Following the release of good employment figures, and the news that Qantas will soon have domestic flights back to 90 per cent of full capacity, the Morrison government is ramping up its campaign to convince Australians that the government is “getting on with the job” and the country will soon be back to a metaphorical normal. But what is normal in 2021? And what version of normal is the Morrison government hoping to return to?
The good news is that the official unemployment rate fell from 5.8 per cent to 5.6 per cent in March. While full-time jobs actually fell by 20,800, more than 90,000 part-time jobs were created (most going to women and young people). This was the sixth consecutive monthly lift in employment, and the monthly hours worked increased by 2.2 per cent and now match pre-COVID levels for the first time. These numbers don’t yet capture the effect of the end of JobKeeper, of course, and this is yet to come. (More than 1 million people were estimated to still be on JobKeeper, and Treasury has estimated that as many as 150,000 of them could have lost their job when the program ended.)
The bad news is that the government’s idea of normal seems to be one that is completely unsustainable – and in which the problems that it had long been ignoring have become ever starker. It is little wonder that the government wants to “move on” from the toxic gender politics it has presided over. And clearly the entire population wants to move on from COVID-19. But such things require more than rhetoric and cheerleading.
The vaccine rollout, for one thing, is essential for any kind of return to normal. And it requires competent organisation, not just blame-shifting or reliance on the states. In The Australian today, Niki Savva explained Morrison’s problem succinctly. Morrison, she writes, is in a dangerous place. It’s not only that the vaccination rollout is going so badly. It’s that it has highlighted so many of the problems with his leadership. Referring to the rollout (but surely not only the rollout), she writes that he has a problem with the truth: “First Australia was in the front of the queue, then it slipped towards the back of the queue, now there is no queue, no timetable and no targets. All too hard.”
The “normal” to which Morrison wants to return is one in which the too-hard basket is the principal means of dealing with political problems. It’s where vaccine targets reside today, but they join any number of national issues that have only become worse under this government, and for which Morrison exhibits very little concern, let alone remediating policies.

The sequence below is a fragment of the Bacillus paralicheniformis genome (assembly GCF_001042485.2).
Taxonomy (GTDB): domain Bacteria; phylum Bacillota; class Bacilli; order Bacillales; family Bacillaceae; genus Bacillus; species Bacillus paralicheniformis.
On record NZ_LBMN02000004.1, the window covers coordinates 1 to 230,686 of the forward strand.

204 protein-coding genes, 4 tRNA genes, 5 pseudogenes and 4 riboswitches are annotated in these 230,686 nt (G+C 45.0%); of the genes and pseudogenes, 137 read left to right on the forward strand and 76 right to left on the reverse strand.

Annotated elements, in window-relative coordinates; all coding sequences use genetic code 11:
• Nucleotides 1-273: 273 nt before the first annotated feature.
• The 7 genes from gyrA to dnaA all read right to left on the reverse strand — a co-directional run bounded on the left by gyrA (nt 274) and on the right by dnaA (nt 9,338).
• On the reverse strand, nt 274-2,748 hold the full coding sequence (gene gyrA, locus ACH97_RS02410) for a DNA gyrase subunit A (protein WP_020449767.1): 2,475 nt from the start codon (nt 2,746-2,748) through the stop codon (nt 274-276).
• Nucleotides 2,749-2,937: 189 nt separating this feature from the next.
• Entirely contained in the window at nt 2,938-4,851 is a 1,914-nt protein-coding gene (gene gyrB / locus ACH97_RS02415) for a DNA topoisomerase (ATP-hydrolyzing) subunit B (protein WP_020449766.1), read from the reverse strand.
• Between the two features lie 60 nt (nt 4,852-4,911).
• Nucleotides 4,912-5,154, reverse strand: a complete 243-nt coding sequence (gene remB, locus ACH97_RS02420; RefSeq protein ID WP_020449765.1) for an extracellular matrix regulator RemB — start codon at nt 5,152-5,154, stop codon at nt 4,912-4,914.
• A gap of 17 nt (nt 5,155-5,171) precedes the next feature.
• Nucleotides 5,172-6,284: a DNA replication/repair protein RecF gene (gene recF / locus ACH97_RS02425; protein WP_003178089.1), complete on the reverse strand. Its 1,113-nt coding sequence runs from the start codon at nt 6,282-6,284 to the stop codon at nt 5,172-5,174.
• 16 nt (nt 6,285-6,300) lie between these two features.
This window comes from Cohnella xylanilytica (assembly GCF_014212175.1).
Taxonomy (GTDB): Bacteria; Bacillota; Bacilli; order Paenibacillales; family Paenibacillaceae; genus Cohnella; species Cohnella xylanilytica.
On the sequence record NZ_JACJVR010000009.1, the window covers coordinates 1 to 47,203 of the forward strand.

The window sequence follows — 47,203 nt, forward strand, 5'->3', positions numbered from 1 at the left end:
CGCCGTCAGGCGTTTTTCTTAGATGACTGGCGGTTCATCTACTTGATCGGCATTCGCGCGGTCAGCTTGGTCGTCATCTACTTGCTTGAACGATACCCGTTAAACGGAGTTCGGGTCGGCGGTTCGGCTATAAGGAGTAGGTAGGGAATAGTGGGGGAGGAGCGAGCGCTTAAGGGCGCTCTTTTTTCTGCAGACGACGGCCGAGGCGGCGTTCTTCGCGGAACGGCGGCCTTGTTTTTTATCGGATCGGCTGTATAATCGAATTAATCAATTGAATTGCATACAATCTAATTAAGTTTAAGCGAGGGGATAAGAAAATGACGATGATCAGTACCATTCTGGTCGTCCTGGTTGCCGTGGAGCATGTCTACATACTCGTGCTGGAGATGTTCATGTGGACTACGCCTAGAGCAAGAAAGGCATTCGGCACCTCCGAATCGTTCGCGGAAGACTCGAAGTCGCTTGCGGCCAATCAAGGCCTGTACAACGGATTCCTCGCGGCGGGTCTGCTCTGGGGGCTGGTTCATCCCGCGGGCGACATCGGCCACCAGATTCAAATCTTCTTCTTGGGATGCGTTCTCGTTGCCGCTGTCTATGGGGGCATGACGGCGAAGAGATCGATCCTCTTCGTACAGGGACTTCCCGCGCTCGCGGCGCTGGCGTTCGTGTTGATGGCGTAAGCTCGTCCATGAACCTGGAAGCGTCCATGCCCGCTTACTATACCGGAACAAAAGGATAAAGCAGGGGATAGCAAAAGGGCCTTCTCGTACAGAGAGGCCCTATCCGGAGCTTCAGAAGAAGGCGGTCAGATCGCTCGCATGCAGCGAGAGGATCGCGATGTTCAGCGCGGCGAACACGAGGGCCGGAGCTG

The Morrison version of “normal” is one in which climate change is a theoretical problem to kick down the road. Quite apart from the environmental threat posed, it is also becoming a major diplomatic problem. As Katharine Murphy reported today, the influential climate scientist Michael E. Mann says that John Kerry and US climate negotiators are not going to be “fooled by the smoke and mirrors the Morrison government appears to be employing to distract from their clear record of inaction on climate”.
“Normal” for the Morrison government is a situation in which Indigenous Australians continue to be the most incarcerated people in the world, and their political entreaties (most prominently a voice to parliament) continue to be ignored. More than 470 Aboriginal and Torres Strait Islander people have died in prison since the Royal Commission into Aboriginal Deaths in Custody handed down its report (30 years ago today), yet few of its 339 recommendations have been implemented. No police or correctional officer in Australia has ever been held criminally responsible for the death of an Aboriginal person in custody.
It also seems to be “normal” that universities, scientific bodies, arts and cultural institutions, the ABC and SBS, public schools and social services are critically under-funded. And that wages are suppressed, jobs are insecure or part-time, big business and mining interests have free rein, and there is seemingly no way to prevent the routine rorting of most discretionary government grants programs, or the other forms of government corruption and mismanagement.
Savva wrote that recent events involving Christine Holgate (not to mention Brittany Higgins, Andrew Laming, Christian Porter et al) have laid bare other of “the prime minister’s worst traits, as articulated by those who have dealt with him – his stubbornness, his bullying, his fibbing, his fudging”. These, we now recognise, are also an inevitable part of any “normal” that the nation might return to under Morrison’s leadership.
He shed tears this afternoon while reciting the names of soldiers whose lives were lost during Australia’s deployment in Afghanistan (which will end in September), but the limits of his empathy and compassion are becoming ever clearer.